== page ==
Aug. 14 (UPI) -- Scientists in Chicago have developed a way to keep quantum states operating for longer periods of time -- a breakthrough they say could accelerate the development of quantum communication, computing and sensing.
Hundreds of studies have hinted at the power of quantum mechanics, and scientists have predicted quantum technologies will provide a speed boost to computers, beef up cyber security, enhance the resolution of astronomical images and more.
For now, however, these applications remain relegated to the realm of theory. While scientists have successfully created quantum systems, they have proven delicate, unstable and frequently finicky.
One of the challenges of building useful quantum technologies is that most quantum systems remain operational, or "coherent," for extremely brief periods of time, scientists say.
But, according to a study published this week in the journal Science, researchers at the University of Chicago claim to have developed a tweak that helps quantum states work 10,000 times longer than before.
"This breakthrough lays the groundwork for exciting new avenues of research in quantum science," study author David Awschalom said in a news release.
"The broad applicability of this discovery, coupled with a remarkably simple implementation, allows this robust coherence to impact many aspects of quantum engineering," said Awschalom, director of the Chicago Quantum Exchange. "It enables new research opportunities previously thought impractical."
Quantum systems involve the storage and movement of information that is governed by quantum mechanics -- the physics that describes the behavior of atomic particles.
Because quantum systems and states are so delicate -- easily disturbed by background vibrations, temperature changes and interfering electromagnetic fields -- they need extremely quiet, stable spaces to operate.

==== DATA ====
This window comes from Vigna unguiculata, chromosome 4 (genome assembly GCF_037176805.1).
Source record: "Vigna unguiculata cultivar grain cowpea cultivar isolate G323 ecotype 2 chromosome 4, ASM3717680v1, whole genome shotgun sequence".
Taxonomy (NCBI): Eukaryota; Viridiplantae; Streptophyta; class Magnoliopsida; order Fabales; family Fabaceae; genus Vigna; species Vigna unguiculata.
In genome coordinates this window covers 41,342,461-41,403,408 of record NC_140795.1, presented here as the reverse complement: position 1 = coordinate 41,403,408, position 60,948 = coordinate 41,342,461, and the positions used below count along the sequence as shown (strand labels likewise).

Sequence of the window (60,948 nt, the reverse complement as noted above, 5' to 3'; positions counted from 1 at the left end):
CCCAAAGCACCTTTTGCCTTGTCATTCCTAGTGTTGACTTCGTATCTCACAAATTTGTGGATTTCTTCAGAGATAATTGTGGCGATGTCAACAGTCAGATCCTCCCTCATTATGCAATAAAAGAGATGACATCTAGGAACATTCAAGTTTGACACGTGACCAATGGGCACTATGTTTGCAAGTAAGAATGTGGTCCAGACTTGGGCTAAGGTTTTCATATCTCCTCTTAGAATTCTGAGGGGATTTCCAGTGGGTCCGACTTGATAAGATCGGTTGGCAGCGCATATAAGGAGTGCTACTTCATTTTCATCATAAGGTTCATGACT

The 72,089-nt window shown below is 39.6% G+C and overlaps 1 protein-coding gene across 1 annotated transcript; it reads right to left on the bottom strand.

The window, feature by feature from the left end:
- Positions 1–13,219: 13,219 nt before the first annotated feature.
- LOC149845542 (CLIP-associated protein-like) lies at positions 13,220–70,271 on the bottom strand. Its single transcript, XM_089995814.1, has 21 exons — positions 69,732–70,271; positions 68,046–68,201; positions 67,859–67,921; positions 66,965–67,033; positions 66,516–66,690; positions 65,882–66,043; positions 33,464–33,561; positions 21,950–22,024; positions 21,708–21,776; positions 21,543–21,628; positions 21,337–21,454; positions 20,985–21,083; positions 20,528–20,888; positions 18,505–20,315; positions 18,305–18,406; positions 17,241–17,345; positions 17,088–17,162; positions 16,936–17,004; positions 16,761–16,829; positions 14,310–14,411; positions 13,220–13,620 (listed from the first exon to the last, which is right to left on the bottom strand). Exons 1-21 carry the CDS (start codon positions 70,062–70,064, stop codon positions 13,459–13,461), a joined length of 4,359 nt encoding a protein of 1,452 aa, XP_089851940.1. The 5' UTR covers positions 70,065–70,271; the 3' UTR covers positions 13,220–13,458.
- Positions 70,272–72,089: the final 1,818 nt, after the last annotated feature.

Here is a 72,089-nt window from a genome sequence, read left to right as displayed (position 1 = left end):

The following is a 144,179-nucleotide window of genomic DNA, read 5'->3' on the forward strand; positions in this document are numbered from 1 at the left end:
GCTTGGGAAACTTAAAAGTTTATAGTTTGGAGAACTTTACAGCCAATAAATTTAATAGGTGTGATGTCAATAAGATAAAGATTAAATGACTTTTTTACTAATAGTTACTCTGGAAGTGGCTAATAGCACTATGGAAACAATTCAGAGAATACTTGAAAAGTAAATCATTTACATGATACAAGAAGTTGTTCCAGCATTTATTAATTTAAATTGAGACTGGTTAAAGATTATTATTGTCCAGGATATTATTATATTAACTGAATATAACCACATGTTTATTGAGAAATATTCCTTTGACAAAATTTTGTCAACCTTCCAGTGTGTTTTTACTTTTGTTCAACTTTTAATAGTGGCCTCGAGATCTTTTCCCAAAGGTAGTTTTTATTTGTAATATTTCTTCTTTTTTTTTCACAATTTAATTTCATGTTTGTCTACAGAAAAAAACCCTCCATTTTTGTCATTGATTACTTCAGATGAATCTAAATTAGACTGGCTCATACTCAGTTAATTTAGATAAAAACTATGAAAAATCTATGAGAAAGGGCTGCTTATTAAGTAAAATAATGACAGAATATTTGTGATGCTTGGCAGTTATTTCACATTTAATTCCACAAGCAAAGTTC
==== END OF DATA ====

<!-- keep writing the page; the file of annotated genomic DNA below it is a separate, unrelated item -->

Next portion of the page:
Traditional solutions to this problem, like physically isolating quantum states or using only extremely pure materials, are complex, expensive and impractical.
"With [our] approach, we don't try to eliminate noise in the surroundings; instead, we 'trick' the system into thinking it doesn't experience the noise," said postdoctoral researcher Kevin Miao.
In the lab, researchers exposed their quantum system to electromagnetic pulses, which are normally used to influence the system, as well as a continuous alternating magnetic field. The team of physicists was able to tune the magnetic field to the rapid rotation of the electron spins inside their quantum system, causing the system to "tune out" interfering noise.
"To get a sense of the principle, it's like sitting on a merry-go-round with people yelling all around you," Miao said. "When the ride is still, you can hear them perfectly, but if you're rapidly spinning, the noise blurs into a background."
The trick kept the quantum system operational for a total of 22 milliseconds, four orders of magnitude greater than if the quantum system was left unshielded. Researchers used the same technique to tune out temperature fluctuations, physical vibrations and electromagnetic noise.
"This approach creates a pathway to scalability," said Awschalom. "It should make storing quantum information in electron spin practical. Extended storage times will enable more complex operations in quantum computers and allow quantum information transmitted from spin-based devices to travel longer distances in networks."
Researchers claim their method is relatively easy to execute, and that it could be used to reevaluate various quantum systems that were prematurely cast aside because they couldn't achieve long-lasting coherence.